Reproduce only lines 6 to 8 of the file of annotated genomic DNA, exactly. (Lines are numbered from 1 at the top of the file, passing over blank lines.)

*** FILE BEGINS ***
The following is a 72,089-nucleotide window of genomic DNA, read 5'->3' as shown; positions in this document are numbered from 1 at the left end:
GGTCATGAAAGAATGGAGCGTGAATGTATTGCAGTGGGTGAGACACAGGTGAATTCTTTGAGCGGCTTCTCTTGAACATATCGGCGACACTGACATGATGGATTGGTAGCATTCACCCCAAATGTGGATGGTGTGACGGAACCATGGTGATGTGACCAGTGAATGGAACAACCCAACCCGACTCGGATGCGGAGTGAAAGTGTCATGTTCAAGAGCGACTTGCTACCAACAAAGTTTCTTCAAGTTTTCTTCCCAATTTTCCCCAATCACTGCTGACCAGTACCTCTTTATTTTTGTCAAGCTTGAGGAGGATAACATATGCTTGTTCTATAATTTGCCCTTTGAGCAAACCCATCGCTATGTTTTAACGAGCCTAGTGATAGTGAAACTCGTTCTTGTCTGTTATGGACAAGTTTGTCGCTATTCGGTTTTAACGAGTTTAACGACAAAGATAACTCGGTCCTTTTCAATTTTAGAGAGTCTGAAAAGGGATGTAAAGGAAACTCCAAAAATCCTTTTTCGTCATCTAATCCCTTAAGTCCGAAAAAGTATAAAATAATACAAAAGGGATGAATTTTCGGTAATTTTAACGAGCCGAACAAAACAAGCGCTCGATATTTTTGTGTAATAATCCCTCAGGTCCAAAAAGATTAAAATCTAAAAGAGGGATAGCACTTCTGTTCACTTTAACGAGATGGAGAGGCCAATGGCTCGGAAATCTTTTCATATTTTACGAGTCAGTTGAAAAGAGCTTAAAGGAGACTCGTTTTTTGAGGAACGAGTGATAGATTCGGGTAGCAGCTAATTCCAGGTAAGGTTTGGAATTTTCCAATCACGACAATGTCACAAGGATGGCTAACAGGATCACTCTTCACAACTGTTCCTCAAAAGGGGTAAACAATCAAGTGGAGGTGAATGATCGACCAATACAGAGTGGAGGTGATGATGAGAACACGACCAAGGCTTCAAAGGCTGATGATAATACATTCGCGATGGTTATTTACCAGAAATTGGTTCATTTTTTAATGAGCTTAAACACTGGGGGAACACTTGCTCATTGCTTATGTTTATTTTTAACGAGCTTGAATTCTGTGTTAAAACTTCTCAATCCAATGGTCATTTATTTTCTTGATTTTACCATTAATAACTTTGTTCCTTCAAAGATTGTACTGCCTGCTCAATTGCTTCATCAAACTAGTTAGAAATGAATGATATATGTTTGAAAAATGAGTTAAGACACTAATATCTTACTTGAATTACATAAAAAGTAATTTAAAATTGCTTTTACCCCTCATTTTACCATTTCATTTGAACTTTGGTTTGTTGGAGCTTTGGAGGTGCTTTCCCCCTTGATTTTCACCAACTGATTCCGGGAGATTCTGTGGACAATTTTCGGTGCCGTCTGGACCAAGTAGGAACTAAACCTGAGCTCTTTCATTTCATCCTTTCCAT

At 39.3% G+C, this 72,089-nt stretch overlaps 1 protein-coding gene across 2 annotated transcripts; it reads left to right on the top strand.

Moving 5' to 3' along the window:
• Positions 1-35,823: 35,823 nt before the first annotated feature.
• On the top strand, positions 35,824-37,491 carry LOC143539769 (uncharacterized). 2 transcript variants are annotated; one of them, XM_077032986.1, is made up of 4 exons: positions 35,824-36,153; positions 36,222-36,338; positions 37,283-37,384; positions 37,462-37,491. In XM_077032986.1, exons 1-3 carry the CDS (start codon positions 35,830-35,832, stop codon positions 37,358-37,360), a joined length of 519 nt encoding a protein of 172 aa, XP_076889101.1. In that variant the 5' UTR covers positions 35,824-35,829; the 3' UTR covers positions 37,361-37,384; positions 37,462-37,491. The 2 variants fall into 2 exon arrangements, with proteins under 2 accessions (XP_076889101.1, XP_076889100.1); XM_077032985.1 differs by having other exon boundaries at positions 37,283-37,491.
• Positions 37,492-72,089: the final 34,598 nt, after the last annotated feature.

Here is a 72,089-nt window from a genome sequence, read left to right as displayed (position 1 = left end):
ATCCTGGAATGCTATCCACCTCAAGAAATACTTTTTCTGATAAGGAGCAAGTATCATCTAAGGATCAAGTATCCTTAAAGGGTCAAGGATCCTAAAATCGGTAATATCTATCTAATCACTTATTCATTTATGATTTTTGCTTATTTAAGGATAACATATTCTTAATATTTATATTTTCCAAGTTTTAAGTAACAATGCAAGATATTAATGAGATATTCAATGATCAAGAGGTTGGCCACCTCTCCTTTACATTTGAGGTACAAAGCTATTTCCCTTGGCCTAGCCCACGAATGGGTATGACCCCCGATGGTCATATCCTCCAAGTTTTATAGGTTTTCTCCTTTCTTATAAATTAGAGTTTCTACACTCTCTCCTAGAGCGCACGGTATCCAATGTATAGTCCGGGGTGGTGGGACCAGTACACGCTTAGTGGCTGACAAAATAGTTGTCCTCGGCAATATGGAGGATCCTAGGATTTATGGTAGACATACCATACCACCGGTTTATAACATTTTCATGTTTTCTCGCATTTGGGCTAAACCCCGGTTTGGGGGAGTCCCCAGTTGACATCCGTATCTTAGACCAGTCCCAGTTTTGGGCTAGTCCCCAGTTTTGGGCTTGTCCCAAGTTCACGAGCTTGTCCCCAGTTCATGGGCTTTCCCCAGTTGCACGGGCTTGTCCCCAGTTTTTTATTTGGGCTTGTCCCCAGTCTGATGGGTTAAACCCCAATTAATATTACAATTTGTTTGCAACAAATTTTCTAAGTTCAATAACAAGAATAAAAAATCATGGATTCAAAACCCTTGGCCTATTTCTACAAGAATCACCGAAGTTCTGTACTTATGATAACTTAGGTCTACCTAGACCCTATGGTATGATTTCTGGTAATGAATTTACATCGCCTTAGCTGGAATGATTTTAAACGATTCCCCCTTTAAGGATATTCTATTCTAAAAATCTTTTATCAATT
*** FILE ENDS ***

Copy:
• On the top strand, positions 35,824-37,491 carry LOC143539769 (uncharacterized). 2 transcript variants are annotated; one of them, XM_077032986.1, is made up of 4 exons: positions 35,824-36,153; positions 36,222-36,338; positions 37,283-37,384; positions 37,462-37,491. In XM_077032986.1, exons 1-3 carry the CDS (start codon positions 35,830-35,832, stop codon positions 37,358-37,360), a joined length of 519 nt encoding a protein of 172 aa, XP_076889101.1. In that variant the 5' UTR covers positions 35,824-35,829; the 3' UTR covers positions 37,361-37,384; positions 37,462-37,491. The 2 variants fall into 2 exon arrangements, with proteins under 2 accessions (XP_076889101.1, XP_076889100.1); XM_077032985.1 differs by having other exon boundaries at positions 37,283-37,491.
• Positions 37,492-72,089: the final 34,598 nt, after the last annotated feature.

Here is a 72,089-nt window from a genome sequence, read left to right as displayed (position 1 = left end):